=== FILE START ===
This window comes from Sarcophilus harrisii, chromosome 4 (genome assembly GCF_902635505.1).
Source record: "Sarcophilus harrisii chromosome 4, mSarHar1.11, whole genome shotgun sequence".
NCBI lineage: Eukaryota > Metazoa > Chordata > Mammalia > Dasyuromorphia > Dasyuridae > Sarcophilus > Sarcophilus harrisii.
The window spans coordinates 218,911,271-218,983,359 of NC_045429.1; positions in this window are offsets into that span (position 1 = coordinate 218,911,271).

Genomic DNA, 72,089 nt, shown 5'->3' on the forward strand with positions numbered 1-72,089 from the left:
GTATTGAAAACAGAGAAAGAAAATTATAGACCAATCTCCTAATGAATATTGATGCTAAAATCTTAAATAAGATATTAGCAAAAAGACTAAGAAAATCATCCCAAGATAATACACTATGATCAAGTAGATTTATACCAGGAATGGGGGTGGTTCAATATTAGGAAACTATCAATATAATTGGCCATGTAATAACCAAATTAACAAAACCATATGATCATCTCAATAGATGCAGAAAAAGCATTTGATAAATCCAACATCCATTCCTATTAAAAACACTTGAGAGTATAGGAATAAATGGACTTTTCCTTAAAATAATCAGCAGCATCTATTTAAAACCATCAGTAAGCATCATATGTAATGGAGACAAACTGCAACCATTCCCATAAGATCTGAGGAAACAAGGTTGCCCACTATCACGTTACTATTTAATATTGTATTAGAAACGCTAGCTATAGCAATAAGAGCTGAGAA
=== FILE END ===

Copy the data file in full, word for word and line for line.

This window comes from Sarcophilus harrisii, chromosome 4 (genome assembly GCF_902635505.1).
Source record: "Sarcophilus harrisii chromosome 4, mSarHar1.11, whole genome shotgun sequence".
NCBI lineage: Eukaryota > Metazoa > Chordata > Mammalia > Dasyuromorphia > Dasyuridae > Sarcophilus > Sarcophilus harrisii.
The window spans coordinates 218,911,271-218,983,359 of NC_045429.1; positions in this window are offsets into that span (position 1 = coordinate 218,911,271).

Genomic DNA, 72,089 nt, shown 5'->3' on the forward strand with positions numbered 1-72,089 from the left:
GTATTGAAAACAGAGAAAGAAAATTATAGACCAATCTCCTAATGAATATTGATGCTAAAATCTTAAATAAGATATTAGCAAAAAGACTAAGAAAATCATCCCAAGATAATACACTATGATCAAGTAGATTTATACCAGGAATGGGGGTGGTTCAATATTAGGAAACTATCAATATAATTGGCCATGTAATAACCAAATTAACAAAACCATATGATCATCTCAATAGATGCAGAAAAAGCATTTGATAAATCCAACATCCATTCCTATTAAAAACACTTGAGAGTATAGGAATAAATGGACTTTTCCTTAAAATAATCAGCAGCATCTATTTAAAACCATCAGTAAGCATCATATGTAATGGAGACAAACTGCAACCATTCCCATAAGATCTGAGGAAACAAGGTTGCCCACTATCACGTTACTATTTAATATTGTATTAGAAACGCTAGCTATAGCAATAAGAGCTGAGAA